It’s that time in Phoenix, when the monsoon storm clouds roll in and dogs sneak under beds to escape the booming sounds. Does your dog suffer during this rainy, noisy season?
Happy to report that in this house the Beagle is can hear a cheese bag rustle from three doors down but she seems tone deaf to thunder and lightening.
We asked Alexis Siler, clinical assistant professor, Midwestern University College of Veterinary Medicine and the Midwestern University Companion Animal Clinic for her suggestions on helping dogs during monsoon season:
How can I calm my dog when it thunders outside during monsoons?
ThunderShirts can be helpful if your dog is fearful or anxious during storms. They hug your dog’s body to apply gentle pressure to hopefully make them feel more secure.
Often dogs will try to hide to avoid thunderstorms. If your dog seems anxious or restless, you may want to try providing a safe place for him to go. This secure space should be readily available, especially if nobody is home. You can also try closing doors and windows. Or you can use white noise or music to block out the sounds.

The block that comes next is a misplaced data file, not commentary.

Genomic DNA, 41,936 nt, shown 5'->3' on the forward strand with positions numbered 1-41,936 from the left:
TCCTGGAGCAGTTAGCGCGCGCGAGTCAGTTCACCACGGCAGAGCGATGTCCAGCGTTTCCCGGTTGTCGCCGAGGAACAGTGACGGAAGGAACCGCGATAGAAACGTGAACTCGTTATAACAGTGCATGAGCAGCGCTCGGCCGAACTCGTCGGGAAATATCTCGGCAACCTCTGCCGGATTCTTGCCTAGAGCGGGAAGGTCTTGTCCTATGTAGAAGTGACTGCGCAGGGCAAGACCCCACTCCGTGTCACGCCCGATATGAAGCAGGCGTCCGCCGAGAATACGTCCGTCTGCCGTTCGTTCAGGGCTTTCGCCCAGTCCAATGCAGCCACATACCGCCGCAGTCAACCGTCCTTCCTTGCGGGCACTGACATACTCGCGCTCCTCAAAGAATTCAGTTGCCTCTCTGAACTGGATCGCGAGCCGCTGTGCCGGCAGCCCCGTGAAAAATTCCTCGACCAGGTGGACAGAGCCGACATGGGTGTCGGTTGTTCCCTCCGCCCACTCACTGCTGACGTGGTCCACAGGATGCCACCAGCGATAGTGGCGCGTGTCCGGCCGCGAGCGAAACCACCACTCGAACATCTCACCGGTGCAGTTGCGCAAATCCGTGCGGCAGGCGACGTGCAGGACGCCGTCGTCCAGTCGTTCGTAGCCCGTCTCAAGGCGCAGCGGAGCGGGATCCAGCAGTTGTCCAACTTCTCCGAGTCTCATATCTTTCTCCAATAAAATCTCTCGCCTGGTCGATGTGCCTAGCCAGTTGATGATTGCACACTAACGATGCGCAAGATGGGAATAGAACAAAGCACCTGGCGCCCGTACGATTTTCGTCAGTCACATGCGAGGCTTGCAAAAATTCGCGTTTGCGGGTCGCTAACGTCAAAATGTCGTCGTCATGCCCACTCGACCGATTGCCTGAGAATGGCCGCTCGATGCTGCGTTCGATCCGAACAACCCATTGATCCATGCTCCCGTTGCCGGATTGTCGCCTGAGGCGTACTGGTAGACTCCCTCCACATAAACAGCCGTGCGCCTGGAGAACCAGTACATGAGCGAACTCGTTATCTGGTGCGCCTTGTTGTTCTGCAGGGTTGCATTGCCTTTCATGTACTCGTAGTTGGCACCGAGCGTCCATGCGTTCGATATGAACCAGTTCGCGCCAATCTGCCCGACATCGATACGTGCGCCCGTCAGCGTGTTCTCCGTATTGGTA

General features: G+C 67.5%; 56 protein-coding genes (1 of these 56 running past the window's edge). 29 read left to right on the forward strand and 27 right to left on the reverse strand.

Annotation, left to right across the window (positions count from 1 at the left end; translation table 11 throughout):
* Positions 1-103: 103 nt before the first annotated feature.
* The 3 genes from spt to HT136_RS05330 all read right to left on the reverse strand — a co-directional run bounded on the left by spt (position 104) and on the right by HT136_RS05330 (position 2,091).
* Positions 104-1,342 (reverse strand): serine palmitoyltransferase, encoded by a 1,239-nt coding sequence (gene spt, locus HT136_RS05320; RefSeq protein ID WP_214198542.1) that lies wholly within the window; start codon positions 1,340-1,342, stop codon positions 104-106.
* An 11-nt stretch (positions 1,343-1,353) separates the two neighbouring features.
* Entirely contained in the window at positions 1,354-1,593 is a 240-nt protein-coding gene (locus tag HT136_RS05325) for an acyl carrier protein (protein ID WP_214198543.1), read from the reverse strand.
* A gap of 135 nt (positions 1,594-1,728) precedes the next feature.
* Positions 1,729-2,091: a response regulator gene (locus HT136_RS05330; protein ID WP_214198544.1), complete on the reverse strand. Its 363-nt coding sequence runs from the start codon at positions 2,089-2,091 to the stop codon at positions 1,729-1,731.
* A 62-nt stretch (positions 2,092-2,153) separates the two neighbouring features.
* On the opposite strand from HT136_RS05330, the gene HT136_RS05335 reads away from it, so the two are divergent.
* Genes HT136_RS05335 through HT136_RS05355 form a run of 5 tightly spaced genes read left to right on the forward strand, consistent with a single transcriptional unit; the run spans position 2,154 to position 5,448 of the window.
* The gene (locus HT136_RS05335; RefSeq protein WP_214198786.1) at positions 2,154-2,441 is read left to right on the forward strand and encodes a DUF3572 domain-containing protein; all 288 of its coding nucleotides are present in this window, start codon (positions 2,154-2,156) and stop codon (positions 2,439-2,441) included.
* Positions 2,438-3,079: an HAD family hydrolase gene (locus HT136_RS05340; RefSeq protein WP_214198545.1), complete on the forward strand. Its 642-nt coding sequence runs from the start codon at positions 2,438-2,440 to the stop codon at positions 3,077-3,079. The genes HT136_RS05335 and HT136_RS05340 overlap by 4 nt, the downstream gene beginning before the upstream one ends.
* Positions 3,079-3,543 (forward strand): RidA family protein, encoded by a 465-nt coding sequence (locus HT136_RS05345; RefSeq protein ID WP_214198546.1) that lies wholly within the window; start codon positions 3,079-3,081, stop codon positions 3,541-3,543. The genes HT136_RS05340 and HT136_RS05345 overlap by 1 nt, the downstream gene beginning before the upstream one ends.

If your dog is food motivated, you can engage them in fun exercises like food puzzle toys, etc.
You might try playing recordings of thunderstorm sounds and pairing that with pleasant outcomes, such as treats or a new toy, to desensitize your dog to storms.
If your dog exhibits extreme or persistent anxiety, consult with your veterinarian since these animals may need rapidly-acting anti-anxiety medications.
Are there things I shouldn’t do during the monsoon?
It’s also important not to panic or show your dog your own anxiety to avoid making it worse for them. Any change in your behavior (holding, cuddling, consoling, etc.) can easily condition a fear response and exacerbate the anxious behavior.
If your dog’s anxiety is minimal and recovers quickly, ignore the behavior so he may adapt to storms.
Why does my dog freak out during thunderstorms?
Fear of thunderstorms is a common concern. One thought is that loud noises from overhead are difficult for dogs to orient to, which makes them anxious. Many dogs adjust to the sounds of a thunderstorm, but some are more sensitive and the fear can become worse with each exposure. The degree of anxiety a dog feels is based on the dog’s perception of the noise as a threat.
Are certain breeds more affected than others?
Thunderstorm phobias can occur in any breed, but some believe herding breeds and cross-breeds are at an increased risk.